Second Sunday in Lent, year C
March 13, 2022
“Go and tell that fox for me,
I must be on my way…”
Them’s fighting words.
Jesus snaps back at the Pharisees who come to warn him to get away,
as Herod is on to him.
It is probable that the Pharisees were truly warning Jesus,
worried about what may happen
if the paranoid Herod went after the lot of them.
They wanted Jesus to go away.
Jesus answers back with strong words.
First he insults Herod, calling him a fox—which is to say
that Herod is sly, unprincipled, devious, and viciously destructive.
Then, in sending these Pharisees with a direct message for Herod,
Jesus accuses them of being in Herod’s circle, or close enough at least
to have access to this brutal tetrarch, who rules over Galilee.
“I must be on my way,” he says.
Jesus will not let Herod’s threats deter him, even though
he knows Herod imprisons and kills those who stand up to him.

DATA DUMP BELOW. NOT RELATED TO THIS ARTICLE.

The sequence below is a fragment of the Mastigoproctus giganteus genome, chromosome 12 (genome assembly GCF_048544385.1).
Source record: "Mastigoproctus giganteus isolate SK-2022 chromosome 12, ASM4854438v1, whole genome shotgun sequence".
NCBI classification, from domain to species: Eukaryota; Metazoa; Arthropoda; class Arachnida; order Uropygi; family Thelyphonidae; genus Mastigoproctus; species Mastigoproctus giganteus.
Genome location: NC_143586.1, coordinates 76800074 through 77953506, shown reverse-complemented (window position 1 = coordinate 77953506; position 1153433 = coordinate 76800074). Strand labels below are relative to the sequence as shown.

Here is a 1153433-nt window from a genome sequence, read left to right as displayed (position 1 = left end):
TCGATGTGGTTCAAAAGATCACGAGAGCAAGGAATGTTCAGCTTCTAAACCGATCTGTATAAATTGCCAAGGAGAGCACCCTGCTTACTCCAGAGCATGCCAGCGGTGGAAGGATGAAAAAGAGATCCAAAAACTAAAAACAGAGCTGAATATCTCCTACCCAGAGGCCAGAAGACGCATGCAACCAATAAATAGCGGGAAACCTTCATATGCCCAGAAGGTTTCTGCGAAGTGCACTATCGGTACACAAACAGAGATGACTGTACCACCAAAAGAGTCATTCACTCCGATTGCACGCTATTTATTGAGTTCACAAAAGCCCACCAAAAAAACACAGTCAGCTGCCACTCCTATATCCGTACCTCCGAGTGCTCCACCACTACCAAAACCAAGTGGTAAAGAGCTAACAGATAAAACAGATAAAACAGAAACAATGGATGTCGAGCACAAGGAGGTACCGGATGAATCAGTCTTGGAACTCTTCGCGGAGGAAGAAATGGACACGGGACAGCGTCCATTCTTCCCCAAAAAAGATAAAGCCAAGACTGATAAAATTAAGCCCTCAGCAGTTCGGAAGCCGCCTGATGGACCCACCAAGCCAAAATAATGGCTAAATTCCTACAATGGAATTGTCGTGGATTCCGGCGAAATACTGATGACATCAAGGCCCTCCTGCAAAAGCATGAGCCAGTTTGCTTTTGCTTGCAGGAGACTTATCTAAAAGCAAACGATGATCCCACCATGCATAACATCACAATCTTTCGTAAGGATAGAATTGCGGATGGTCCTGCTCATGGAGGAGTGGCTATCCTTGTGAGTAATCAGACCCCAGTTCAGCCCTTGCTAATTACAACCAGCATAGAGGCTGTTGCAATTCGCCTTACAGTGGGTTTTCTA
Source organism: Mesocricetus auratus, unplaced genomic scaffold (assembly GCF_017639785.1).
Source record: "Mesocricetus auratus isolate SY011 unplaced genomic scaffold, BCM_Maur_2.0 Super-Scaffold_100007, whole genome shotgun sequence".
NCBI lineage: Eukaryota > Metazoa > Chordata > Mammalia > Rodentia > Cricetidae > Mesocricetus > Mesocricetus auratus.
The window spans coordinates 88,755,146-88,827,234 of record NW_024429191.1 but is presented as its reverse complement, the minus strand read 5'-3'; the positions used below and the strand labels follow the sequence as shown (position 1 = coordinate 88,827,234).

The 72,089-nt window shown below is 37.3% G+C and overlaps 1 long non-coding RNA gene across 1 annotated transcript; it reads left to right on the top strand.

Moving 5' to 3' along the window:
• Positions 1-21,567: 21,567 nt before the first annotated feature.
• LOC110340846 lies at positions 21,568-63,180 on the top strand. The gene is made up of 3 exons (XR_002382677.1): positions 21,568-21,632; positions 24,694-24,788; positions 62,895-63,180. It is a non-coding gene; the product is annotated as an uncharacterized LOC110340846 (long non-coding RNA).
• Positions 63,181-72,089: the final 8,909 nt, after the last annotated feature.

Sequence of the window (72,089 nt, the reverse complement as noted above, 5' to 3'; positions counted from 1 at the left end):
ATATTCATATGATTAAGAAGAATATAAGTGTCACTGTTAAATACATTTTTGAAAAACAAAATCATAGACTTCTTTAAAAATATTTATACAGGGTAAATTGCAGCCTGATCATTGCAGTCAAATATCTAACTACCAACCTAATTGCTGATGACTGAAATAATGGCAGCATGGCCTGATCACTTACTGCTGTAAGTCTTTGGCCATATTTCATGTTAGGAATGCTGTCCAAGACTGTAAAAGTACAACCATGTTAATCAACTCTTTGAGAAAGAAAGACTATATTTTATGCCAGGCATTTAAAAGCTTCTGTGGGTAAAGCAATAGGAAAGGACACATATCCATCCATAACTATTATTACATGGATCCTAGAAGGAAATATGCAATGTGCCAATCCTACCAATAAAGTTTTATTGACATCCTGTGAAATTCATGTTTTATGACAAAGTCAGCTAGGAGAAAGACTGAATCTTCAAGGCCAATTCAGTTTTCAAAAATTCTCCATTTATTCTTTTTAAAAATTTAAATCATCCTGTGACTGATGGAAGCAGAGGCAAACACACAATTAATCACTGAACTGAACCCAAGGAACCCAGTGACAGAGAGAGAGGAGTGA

This is the Herod who beheaded John the Baptist.
“I must be on my way,” Jesus says.
He will not end his mission, even though rulers like Herod
extinguish the lives of those who
disagree with him or dare to tell the truth about their exploits.
I must be on my way.
Jesus proclaims he will continue his father’s work,
even though the crushing power of imperialism threatens him.
I will tell you that it is hard to write a sermon this week
without drawing parallels between this story
and what is happening in Ukraine.
I know full well Zelensky is not Jesus, but he is Jewish like Jesus.
Zelensky is not Jesus, but he is politically weaker than his opponent and
he leads a motley crew of brave followers.
I know full well Putin is not Herod, but he is brutal,
living in a castle far away from the misery he is inflicting upon others.
He lies; he is vicious and destructive, and for what? all
for his own personal legacy, like Herod Antipas and his father Herod the Great.
I can even picture President Zelensky, courageously saying,
go and tell that fox for me, I must be on my way.
The gospel, of course, leads us in a different direction.
Jesus takes this moment to draw two divergent pictures for us.
One is of a fox and the other a hen.
Jerusalem, Jerusalem, the city that kills the prophets and stones those who are sent to it! How often have I desired to gather your children together as a hen gathers her brood under her wings.
The contrast is stark.
The cunning fox, hunting and destroying with his teeth, is Herod.
The vulnerable hen, gathering and comforting her chicks under her wings,
is Jesus, or God.